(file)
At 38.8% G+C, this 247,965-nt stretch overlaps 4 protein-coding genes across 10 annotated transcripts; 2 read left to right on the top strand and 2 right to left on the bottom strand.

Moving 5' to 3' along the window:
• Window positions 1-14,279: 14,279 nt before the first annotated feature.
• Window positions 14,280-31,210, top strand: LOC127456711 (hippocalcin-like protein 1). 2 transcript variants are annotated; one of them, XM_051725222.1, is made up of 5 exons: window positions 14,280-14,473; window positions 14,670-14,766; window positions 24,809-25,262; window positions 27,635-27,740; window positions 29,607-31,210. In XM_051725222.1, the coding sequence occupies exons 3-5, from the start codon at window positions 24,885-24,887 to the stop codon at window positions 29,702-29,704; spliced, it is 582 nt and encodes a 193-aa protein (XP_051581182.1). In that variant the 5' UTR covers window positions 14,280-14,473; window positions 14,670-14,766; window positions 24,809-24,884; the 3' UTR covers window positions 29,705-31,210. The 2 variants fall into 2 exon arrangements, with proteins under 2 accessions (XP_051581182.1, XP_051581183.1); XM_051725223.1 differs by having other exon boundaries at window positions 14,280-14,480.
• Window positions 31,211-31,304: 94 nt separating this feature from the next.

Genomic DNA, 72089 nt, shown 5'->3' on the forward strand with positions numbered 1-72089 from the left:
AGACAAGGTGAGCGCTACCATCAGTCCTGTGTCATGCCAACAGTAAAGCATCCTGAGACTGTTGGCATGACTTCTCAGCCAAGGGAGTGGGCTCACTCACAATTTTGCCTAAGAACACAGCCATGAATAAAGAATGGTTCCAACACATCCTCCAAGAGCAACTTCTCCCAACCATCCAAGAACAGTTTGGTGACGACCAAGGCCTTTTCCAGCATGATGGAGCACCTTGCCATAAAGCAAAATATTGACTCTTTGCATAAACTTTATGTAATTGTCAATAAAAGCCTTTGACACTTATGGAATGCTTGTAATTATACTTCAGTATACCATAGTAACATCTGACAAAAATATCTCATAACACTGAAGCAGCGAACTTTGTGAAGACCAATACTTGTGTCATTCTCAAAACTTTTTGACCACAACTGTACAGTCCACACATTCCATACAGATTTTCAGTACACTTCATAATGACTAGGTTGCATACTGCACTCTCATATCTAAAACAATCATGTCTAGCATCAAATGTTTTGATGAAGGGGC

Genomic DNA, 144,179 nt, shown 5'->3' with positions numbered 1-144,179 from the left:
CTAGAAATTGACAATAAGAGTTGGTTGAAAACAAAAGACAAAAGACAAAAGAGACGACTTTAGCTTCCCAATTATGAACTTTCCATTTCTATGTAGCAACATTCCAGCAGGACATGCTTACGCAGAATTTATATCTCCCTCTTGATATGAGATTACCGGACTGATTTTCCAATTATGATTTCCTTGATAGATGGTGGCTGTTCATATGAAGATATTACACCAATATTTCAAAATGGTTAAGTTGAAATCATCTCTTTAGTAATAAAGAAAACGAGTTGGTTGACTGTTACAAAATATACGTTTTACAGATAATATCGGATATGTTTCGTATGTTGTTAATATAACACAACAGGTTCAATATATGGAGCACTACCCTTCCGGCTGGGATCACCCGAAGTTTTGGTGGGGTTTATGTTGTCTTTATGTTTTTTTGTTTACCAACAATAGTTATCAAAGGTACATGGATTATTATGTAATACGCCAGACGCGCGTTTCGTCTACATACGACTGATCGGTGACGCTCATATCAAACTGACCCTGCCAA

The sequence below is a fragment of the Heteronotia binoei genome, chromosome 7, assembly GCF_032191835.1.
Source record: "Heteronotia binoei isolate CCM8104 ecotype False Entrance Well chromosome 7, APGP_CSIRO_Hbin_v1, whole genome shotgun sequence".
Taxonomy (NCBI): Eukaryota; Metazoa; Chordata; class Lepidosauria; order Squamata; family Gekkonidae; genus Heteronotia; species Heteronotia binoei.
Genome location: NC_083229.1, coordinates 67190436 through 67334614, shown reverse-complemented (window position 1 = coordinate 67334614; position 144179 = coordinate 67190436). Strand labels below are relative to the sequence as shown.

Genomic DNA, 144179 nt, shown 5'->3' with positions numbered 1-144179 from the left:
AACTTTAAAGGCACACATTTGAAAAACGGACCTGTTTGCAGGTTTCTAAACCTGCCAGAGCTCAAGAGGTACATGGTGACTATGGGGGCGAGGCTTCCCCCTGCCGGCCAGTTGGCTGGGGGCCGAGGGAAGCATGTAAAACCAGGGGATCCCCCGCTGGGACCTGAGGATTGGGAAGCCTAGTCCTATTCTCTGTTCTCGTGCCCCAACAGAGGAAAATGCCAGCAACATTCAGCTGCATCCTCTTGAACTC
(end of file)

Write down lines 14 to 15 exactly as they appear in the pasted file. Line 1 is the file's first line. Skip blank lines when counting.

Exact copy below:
Genomic DNA, 144179 nt, shown 5'->3' with positions numbered 1-144179 from the left:
AACTTTAAAGGCACACATTTGAAAAACGGACCTGTTTGCAGGTTTCTAAACCTGCCAGAGCTCAAGAGGTACATGGTGACTATGGGGGCGAGGCTTCCCCCTGCCGGCCAGTTGGCTGGGGGCCGAGGGAAGCATGTAAAACCAGGGGATCCCCCGCTGGGACCTGAGGATTGGGAAGCCTAGTCCTATTCTCTGTTCTCGTGCCCCAACAGAGGAAAATGCCAGCAACATTCAGCTGCATCCTCTTGAACTC